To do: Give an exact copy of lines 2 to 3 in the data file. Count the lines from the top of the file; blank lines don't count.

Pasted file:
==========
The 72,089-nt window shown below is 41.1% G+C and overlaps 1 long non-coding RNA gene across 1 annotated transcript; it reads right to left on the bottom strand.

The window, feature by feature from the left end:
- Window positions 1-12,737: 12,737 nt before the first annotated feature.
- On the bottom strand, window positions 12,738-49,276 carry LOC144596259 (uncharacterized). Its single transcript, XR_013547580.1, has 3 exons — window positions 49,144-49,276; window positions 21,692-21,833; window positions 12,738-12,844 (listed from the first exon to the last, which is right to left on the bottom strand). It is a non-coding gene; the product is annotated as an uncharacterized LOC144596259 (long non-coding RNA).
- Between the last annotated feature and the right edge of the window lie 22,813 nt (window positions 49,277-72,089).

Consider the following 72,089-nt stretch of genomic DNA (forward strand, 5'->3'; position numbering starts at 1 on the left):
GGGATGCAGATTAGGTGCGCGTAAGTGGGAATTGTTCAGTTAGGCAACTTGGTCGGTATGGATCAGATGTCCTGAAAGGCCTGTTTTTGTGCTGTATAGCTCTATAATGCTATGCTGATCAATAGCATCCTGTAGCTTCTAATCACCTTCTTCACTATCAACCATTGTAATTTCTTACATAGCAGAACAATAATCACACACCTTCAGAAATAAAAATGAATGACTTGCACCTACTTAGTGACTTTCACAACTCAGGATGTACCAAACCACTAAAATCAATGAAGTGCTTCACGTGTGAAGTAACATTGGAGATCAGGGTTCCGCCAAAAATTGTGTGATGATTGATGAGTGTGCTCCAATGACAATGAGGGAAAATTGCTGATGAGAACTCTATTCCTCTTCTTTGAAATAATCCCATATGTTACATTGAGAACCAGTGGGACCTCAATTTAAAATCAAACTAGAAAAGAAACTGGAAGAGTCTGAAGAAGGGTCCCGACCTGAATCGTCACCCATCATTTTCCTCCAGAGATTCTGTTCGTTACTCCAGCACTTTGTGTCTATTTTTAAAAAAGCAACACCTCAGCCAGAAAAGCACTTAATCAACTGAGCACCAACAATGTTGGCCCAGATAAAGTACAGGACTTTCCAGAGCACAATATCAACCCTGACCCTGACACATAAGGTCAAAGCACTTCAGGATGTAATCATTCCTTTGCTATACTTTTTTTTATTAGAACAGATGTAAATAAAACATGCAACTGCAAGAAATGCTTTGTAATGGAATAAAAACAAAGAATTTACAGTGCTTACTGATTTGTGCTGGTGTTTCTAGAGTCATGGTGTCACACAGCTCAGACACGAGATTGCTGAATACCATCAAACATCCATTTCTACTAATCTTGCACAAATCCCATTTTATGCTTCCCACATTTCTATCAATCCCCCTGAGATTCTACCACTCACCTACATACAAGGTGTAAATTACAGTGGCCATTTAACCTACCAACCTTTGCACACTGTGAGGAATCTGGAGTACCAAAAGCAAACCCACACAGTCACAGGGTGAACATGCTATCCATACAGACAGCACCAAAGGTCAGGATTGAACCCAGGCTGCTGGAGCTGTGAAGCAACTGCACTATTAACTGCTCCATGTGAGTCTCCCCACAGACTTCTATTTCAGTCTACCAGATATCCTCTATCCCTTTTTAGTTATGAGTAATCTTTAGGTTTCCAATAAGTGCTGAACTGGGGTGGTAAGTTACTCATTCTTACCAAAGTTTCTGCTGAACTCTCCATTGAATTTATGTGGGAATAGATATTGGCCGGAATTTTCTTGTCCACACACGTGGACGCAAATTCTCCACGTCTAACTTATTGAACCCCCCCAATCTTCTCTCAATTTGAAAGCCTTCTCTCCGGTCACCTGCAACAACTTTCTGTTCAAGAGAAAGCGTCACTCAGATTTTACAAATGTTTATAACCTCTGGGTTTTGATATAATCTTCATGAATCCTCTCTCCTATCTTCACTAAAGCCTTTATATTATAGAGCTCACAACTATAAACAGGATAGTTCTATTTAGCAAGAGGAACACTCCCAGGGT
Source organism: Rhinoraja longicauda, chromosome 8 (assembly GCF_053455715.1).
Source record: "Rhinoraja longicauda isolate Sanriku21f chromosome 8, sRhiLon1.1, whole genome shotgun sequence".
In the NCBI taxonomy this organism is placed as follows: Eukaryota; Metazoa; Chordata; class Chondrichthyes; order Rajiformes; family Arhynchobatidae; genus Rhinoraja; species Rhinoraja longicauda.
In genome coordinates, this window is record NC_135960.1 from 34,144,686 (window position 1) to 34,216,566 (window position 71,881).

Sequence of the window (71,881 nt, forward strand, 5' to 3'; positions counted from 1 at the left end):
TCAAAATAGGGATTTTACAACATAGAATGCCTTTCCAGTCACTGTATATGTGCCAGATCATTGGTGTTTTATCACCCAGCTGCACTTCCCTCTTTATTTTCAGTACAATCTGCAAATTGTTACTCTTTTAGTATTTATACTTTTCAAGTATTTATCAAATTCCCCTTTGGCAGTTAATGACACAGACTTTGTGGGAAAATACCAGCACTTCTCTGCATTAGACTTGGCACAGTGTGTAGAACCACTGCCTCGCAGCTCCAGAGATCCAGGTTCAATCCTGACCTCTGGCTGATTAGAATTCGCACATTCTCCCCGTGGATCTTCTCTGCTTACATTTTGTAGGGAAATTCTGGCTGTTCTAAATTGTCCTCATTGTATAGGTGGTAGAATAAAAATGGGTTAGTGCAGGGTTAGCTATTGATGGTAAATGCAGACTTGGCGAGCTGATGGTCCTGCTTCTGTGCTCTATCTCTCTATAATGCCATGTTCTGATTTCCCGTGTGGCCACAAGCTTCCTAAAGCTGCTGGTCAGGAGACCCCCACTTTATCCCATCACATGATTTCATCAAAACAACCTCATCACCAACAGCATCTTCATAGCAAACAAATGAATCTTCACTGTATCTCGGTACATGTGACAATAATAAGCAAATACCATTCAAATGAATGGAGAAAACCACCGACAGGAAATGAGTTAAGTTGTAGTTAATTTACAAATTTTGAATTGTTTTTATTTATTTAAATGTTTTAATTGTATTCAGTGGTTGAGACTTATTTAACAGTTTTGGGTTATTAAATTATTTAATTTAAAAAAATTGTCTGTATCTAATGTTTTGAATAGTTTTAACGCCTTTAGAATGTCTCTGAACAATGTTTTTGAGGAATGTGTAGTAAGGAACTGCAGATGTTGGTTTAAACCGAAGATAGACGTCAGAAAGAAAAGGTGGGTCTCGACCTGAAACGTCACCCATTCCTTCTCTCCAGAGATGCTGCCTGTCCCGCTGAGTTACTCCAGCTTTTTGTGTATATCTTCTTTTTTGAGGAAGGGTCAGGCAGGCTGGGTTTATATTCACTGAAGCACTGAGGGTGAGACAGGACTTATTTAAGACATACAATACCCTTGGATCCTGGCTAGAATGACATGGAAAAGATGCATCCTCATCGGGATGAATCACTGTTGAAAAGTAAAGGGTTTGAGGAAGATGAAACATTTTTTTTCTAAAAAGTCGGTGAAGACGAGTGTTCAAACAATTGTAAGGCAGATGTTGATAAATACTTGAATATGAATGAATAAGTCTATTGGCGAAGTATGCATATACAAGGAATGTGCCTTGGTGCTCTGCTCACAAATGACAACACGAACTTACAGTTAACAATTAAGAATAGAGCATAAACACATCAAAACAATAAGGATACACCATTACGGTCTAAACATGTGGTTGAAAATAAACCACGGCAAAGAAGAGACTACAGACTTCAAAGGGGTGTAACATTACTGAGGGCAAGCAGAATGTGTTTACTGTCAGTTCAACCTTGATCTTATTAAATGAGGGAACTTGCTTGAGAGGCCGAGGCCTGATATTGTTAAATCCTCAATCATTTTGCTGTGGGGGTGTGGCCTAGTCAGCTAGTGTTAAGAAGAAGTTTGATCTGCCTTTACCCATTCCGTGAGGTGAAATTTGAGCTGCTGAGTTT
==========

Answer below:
The window, feature by feature from the left end:
- Window positions 1-12,737: 12,737 nt before the first annotated feature.